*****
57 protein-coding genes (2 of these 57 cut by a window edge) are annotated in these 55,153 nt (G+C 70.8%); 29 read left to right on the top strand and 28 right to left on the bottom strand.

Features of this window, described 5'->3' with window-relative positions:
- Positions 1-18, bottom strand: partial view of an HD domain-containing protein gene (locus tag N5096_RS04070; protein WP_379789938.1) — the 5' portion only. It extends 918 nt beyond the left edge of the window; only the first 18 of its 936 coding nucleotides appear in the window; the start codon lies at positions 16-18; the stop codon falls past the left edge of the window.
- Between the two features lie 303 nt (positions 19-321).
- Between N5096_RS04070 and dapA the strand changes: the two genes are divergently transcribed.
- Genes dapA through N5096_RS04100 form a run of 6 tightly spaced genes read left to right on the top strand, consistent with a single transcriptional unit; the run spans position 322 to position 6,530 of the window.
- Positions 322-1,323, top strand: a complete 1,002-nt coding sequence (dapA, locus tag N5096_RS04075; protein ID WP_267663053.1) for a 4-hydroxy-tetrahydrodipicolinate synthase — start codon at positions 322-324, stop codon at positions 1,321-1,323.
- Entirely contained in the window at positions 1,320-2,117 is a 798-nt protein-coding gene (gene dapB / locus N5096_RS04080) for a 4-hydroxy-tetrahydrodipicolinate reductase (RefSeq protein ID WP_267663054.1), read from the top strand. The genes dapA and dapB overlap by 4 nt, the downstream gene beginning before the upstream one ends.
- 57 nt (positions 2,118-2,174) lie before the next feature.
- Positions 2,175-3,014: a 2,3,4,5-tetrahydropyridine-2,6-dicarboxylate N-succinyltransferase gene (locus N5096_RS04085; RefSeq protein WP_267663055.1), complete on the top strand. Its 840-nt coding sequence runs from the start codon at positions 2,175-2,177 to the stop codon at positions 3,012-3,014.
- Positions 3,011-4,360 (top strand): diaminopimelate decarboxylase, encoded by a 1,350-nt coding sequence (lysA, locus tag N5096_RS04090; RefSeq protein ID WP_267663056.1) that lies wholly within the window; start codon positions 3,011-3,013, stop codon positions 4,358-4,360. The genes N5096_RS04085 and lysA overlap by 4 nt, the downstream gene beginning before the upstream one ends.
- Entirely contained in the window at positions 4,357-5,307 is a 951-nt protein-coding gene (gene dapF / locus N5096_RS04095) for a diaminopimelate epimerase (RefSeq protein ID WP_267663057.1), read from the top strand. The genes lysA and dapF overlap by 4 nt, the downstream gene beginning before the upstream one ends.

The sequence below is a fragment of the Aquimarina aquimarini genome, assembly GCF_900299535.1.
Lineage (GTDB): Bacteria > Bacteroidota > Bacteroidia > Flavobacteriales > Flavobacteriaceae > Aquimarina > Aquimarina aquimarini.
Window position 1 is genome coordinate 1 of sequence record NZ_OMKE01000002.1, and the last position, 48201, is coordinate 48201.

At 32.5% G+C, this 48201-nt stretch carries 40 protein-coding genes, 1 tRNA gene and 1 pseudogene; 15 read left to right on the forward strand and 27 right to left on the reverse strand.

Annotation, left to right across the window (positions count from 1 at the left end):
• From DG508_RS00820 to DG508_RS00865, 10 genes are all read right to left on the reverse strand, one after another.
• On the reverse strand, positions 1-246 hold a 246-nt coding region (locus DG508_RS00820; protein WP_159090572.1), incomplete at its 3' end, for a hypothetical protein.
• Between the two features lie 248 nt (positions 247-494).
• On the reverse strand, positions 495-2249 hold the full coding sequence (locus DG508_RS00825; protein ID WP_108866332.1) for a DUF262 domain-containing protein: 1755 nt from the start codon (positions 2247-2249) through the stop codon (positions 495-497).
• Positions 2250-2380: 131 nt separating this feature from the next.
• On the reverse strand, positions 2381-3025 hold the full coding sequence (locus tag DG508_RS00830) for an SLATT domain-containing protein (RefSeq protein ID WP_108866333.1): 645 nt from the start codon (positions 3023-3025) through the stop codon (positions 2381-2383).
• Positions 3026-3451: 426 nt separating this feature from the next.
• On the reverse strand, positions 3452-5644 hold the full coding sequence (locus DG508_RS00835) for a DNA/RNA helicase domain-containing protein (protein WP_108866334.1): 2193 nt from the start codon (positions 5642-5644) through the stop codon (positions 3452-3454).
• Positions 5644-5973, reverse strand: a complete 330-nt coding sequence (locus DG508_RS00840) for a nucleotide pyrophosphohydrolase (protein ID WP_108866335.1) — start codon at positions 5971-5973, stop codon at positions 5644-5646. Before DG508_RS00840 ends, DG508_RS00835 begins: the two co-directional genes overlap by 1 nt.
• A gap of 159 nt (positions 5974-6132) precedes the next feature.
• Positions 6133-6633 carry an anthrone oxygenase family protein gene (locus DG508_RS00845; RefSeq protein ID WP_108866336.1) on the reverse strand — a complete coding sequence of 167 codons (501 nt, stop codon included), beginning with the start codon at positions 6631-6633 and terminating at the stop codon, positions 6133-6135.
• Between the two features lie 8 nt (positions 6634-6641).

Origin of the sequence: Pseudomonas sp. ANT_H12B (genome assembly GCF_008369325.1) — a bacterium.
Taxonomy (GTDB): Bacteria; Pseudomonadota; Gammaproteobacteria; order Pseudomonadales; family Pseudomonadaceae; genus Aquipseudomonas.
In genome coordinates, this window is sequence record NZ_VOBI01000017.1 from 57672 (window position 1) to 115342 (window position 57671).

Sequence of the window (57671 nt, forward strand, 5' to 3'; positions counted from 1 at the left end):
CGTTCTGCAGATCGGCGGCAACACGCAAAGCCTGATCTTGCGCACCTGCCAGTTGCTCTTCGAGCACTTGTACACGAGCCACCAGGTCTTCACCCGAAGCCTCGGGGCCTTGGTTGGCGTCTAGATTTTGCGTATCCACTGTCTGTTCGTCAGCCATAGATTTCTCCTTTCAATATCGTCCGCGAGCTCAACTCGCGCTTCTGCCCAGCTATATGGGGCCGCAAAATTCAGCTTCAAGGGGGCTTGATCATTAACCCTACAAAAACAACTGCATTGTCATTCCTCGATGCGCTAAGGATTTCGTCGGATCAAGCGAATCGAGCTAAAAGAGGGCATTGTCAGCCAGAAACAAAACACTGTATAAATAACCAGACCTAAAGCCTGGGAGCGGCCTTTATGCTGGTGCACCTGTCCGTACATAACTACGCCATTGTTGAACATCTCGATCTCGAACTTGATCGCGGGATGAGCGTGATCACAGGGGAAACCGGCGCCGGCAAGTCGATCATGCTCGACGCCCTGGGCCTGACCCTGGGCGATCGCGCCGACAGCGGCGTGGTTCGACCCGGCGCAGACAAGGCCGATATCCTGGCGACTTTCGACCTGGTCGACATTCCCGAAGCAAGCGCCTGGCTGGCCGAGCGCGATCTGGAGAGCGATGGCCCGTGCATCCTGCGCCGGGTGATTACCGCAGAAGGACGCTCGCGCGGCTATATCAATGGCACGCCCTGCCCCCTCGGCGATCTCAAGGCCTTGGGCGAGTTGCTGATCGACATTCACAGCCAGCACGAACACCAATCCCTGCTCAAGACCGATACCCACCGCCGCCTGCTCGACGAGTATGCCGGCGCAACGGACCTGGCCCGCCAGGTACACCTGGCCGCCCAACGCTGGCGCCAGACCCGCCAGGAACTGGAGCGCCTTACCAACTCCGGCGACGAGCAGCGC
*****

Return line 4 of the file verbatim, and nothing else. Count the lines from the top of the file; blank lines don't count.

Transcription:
- Between the two features lie 303 nt (positions 19-321).